The Illinois Pork Producers Association (IPPA) recently recognized several individuals who have contributed time and effort toward improving the pork industry in Illinois. Very Important Pork Promoters (VIPP) winners were nominated by county organizations and other pork producers and selected by a committee of producers. The 2012 IPPA award winners are Distinguished Service Award, Dr. Bob Easter, former dean of the University of Illinois College of ACES and interim chancellor; Illinois Pork Producer Family of the Year, Scholl Family Farms, Polo, Ill.; and Pork Promoter of the Year, Bill Fisher, Pesotum, Ill.

Conservation Groups Honor Indian Creek Watershed Project

The Livingston County Soil and Water Conservation District (SWCD) board honored the Indian Creek Watershed Project Steering Committee members and sponsors at its annual meeting in January for the project's innovative approach to addressing water quality concerns. Led by Livingston County SWCD and the Conservation Technology Information Center (CTIC), the Indian Creek Watershed Project will show the effectiveness of conservation practices implemented on Indian Creek farms and how they affect water quality. Organizers aim to determine water quality changes over six years, as producers continue to adopt comprehensive agriculture conservation systems. The Illinois Environmental Protection Agency (EPA) and other partners will monitor water quality in the watershed to document and determine if conservation practices are making a difference. The Illinois soybean checkoff is one of the sponsors of the project.

ASA Addresses Proposed Transportation Legislation

American Soybean Association (ASA) President Steve Wellman last week issued a statement regarding the House Transportation and Infrastructure Committee moves to mark up the American Energy & Infrastructure Jobs Act of 2012. Wellman noted, "...ASA applauds the proposal, which included multiple soybean farmer priorities, including the renewal of an agricultural harvest time exemption from the hours-of-service rules that limit the number of hours truck drivers may operate, as well as the chairman's proposed inclusion of provisions enabling states to allow increased truck weight limits if an additional axle is used. ASA is disappointed with efforts to block provisions to allow increased truck weight limits. ASA also is encouraged the proposal includes stated support for the Realize America's Maritime Promise Act, which will ensure sufficient funding for dredging of inland waterways and port maintenance activities...Our industry and agriculture as a whole need reliable and modern roads and highways, rail infrastructure, inland waterways and ports to ensure that American farmers can move their products to market as quickly and efficiently as possible...Steps taken are productive ones toward this ultimate goal."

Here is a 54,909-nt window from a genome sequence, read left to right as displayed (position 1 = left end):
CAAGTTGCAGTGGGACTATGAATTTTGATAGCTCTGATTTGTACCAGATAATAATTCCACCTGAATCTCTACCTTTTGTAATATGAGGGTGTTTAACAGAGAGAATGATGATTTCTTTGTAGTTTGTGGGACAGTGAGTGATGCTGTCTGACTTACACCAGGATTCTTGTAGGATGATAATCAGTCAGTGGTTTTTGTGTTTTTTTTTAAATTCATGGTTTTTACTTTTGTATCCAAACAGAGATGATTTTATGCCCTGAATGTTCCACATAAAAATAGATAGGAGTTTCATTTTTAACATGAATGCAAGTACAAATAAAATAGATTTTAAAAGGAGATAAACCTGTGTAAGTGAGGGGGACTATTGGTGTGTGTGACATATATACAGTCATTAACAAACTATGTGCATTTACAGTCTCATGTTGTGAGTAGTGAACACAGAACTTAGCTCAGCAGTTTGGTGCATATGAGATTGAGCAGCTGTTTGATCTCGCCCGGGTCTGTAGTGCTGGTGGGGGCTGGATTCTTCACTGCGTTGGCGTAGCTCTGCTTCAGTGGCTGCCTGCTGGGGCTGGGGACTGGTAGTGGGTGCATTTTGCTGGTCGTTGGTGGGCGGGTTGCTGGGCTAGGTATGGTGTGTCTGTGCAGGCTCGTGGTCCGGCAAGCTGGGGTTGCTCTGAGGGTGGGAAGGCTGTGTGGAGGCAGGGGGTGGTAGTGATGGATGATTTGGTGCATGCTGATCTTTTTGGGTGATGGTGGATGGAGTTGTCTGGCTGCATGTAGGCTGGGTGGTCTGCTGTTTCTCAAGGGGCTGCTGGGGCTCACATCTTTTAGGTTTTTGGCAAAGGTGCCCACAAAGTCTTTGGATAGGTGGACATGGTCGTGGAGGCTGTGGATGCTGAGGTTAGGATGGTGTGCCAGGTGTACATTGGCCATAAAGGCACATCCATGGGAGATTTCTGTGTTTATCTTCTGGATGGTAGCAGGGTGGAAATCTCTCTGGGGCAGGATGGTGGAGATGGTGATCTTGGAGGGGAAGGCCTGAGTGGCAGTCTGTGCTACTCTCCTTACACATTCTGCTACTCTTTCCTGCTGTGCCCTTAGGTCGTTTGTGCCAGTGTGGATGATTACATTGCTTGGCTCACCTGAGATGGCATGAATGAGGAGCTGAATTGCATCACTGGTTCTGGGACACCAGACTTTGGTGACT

ASA Pleased Regulators will Revisit Child Labor Rules

In response to the U.S. Department of Labor's recent decision to re-examine draft rules that relate to youth working on farms, ASA President Steve Wellman noted, "ASA is pleased the Department of Labor has agreed to re-write onerous draft rules that would have negatively affected the ability of youth to work on family farms and gain agricultural experience...ASA supports efforts to ensure that children are kept out of potentially hazardous situations in the farm workplace. We also know on-farm experience is a great teacher and part of the rural tradition that has made our country and farm
families strong."